Saturday, February 7, 2015

Have You Noticed?

The picture of my grandparents standing side by side on their 25th Wedding anniversary is one of a handsome, happy and healthy couple. Both in their forties they are dark haired, rugged and able bodied. The photo of their 50th anniversary is much different. She is bound to a wheel chair, he walks with a stoop and both are but shadows of that strong stalwart pair of a short quarter century before.

To say that aging changes us is a profound understatement. Think of your own grandparents, parents or even yourself: dark hair turns gray, smooth skin becomes wrinkled, eyes once clear and sharp grow blurry and dim and strength gives way to weakness. With age comes change and these are only the tip of the iceberg.

Aging changes every conceivable attribute of the human frame and yet we are constantly told that we should aim to stay thin throughout our lifespan. Why is our weight the one facet of aging that should not change? What if weight gain is simply a natural part of the aging process? And if it is then why does medical science insist that we maintain our college freshman weight into our senior years?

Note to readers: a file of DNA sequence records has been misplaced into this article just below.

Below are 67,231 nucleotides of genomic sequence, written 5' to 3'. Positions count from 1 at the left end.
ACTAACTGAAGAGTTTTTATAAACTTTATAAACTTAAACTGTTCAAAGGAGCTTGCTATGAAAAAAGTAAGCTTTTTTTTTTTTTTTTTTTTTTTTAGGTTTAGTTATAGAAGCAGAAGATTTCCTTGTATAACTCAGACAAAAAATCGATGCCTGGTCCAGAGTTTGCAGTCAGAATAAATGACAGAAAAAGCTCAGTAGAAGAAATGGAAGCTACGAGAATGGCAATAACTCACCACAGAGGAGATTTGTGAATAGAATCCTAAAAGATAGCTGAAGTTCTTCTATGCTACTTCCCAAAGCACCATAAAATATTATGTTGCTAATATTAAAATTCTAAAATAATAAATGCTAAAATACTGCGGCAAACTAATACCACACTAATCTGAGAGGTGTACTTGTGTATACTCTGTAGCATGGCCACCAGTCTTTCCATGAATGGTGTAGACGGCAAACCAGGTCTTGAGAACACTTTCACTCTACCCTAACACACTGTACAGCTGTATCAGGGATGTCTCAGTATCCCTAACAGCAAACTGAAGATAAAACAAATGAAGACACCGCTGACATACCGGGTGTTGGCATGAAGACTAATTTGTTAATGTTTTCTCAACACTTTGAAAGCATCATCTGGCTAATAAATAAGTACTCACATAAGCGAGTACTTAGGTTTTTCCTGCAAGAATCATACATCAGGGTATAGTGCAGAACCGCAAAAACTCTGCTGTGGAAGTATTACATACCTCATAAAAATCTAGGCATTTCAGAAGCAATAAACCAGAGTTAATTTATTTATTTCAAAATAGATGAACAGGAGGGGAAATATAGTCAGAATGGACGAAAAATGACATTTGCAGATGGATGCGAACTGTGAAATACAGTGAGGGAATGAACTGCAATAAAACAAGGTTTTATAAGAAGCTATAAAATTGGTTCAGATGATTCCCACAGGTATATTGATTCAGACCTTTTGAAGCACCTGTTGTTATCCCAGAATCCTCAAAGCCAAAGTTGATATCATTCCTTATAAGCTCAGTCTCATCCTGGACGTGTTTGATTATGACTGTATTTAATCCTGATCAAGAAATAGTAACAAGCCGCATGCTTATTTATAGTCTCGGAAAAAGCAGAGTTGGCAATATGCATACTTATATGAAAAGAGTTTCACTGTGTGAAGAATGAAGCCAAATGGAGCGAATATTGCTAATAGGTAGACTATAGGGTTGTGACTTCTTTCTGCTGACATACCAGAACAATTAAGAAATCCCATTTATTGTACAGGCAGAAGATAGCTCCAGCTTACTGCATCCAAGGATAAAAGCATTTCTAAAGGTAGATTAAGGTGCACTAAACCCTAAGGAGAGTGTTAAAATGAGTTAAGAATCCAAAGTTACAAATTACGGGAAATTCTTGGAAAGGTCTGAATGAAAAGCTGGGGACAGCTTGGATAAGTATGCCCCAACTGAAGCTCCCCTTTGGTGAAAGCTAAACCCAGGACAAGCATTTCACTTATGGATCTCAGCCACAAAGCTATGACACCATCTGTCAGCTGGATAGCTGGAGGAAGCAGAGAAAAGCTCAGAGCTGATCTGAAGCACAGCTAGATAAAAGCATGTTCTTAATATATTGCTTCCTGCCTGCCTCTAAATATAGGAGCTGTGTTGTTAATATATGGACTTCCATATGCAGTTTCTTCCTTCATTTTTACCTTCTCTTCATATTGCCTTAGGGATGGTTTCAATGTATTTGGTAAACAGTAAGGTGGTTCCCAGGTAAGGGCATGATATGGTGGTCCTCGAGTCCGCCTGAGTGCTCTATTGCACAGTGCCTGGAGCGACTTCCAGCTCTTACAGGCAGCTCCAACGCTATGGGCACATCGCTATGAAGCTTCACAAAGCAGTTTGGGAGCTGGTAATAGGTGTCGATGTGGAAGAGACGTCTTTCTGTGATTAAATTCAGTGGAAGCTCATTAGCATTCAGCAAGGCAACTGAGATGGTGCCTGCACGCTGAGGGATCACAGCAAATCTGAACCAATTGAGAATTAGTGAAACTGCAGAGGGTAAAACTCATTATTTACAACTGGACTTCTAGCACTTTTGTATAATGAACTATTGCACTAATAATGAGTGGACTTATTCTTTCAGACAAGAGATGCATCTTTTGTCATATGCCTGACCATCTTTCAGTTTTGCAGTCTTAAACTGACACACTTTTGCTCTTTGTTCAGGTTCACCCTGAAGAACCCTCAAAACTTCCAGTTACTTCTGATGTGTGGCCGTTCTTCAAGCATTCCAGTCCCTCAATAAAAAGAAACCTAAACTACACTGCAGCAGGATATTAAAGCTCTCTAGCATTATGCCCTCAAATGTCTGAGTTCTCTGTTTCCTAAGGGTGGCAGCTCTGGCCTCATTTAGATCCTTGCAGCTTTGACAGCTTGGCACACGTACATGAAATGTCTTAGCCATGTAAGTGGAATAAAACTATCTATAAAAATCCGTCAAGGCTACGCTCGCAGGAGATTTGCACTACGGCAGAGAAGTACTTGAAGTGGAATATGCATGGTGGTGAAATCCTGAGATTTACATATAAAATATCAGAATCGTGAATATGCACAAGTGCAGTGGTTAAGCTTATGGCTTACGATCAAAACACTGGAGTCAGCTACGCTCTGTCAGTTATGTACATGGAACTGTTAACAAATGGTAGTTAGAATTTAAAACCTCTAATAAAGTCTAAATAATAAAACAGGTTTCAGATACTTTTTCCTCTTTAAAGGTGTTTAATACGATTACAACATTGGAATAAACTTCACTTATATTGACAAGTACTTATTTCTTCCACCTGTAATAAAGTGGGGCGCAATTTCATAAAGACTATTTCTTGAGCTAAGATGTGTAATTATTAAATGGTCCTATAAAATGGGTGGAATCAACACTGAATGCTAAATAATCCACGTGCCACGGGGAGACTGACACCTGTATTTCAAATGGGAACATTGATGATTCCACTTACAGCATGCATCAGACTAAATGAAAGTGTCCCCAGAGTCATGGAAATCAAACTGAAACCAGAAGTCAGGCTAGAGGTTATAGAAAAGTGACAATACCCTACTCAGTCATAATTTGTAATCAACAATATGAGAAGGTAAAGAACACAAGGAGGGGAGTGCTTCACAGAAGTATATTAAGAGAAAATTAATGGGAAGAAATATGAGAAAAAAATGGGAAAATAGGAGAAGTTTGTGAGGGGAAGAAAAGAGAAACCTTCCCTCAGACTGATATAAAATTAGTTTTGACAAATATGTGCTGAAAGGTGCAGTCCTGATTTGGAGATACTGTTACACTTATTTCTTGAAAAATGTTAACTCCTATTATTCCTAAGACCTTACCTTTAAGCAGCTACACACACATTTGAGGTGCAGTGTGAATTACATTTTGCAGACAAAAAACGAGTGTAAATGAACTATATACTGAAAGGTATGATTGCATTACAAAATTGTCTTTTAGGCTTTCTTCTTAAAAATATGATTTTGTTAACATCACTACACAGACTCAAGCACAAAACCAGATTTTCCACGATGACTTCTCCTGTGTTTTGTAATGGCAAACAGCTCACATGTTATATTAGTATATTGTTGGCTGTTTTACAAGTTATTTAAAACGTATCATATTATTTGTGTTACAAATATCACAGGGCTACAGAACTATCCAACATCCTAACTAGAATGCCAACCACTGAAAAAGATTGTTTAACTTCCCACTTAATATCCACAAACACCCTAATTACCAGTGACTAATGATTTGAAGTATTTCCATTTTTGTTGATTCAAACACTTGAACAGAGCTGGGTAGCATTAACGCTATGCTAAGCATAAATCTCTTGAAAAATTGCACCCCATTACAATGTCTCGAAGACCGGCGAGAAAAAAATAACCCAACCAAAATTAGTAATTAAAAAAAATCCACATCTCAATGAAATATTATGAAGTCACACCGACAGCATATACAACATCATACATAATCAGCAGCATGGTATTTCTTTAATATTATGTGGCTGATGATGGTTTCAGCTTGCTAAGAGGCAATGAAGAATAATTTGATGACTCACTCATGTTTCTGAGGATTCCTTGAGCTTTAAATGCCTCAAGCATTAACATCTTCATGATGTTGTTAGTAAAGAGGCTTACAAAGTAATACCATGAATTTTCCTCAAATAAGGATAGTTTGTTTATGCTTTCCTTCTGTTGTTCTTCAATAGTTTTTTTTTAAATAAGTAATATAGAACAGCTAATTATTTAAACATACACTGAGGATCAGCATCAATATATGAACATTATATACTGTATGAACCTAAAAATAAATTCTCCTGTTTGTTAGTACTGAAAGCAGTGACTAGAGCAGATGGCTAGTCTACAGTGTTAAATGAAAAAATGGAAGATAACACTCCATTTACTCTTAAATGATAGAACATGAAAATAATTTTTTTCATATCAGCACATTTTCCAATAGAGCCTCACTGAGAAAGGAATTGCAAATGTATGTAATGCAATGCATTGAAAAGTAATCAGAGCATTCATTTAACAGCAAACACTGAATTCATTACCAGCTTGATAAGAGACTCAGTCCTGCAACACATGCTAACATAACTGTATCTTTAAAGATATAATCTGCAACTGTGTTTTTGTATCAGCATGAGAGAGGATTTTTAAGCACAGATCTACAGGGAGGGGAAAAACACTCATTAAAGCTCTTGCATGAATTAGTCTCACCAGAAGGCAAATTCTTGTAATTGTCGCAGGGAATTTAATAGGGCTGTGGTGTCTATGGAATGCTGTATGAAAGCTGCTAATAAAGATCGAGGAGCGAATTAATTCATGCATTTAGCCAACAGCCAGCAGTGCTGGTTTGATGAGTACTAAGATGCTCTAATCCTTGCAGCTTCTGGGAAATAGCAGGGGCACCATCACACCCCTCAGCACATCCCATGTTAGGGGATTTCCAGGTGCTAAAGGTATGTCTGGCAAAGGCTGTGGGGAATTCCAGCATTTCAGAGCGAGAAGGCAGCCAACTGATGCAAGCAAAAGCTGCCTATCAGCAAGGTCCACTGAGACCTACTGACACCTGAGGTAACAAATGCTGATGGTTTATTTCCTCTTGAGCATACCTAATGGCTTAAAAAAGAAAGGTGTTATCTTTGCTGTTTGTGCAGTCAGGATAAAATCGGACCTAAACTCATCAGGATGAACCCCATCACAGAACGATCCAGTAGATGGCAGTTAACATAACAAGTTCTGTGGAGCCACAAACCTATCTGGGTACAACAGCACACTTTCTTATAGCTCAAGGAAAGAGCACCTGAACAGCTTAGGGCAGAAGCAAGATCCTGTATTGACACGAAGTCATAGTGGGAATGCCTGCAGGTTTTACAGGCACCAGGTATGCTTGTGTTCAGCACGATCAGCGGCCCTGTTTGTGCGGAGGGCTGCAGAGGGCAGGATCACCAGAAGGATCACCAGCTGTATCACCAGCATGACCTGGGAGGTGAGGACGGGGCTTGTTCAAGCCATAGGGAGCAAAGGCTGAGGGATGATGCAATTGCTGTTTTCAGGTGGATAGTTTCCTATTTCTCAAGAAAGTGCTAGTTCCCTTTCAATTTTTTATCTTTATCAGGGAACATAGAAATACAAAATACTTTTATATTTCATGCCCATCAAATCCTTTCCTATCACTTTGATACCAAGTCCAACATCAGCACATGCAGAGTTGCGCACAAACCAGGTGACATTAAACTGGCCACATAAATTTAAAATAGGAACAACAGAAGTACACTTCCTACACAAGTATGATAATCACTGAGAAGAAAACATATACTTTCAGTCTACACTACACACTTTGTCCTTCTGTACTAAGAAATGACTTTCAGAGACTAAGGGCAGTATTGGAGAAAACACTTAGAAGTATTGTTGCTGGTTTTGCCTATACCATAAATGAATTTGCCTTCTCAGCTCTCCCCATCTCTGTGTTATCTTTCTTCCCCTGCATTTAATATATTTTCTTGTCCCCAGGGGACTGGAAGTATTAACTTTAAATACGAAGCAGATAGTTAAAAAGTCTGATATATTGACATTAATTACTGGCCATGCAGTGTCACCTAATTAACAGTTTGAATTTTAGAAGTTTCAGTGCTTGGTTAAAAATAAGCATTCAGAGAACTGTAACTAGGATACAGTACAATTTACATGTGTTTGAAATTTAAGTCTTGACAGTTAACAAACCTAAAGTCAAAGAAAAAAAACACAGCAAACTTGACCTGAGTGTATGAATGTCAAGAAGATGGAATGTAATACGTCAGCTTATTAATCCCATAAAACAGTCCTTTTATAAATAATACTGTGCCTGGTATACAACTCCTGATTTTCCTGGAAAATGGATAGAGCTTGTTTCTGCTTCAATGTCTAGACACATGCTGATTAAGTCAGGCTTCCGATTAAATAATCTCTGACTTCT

Simple observation points out that almost everyone gains weight as they age. Some gain a little while others gain a little more. Even those who are naturally thin in their twenties will weigh more as they enter middle age and beyond.

This simple observation seems to be lost on those in the government/medical/nutrition establishment. From them we constantly hear that maintaining a healthy weight is within our grasp and that weight gain is a factor that we can and should control. Moreover they assert that maintaining a healthy weight (insert your definition of that concept here) will stave off many of the associated ills of aging.

The traditional point of view on weight and obesity says that it results from laziness and is the root cause of every major human malady from hypertension to diabetes and stroke to heart disease. In truth these are by and large diseases of aging.  Once a person reaches the age of 60 then their likelihood of succumbing to one of these major contributors to mortality increases no matter what the scale says.

As long as researchers can rake in the cash, politicians can pontificate and doctors can dictate to us about our weight nothing will change. It is a racket giving those in authority, only by nature of position, to tell us, the huddled masses, what is good for us. Maybe its time to rethink who the experts are because they are so often wrong. Have you noticed?  

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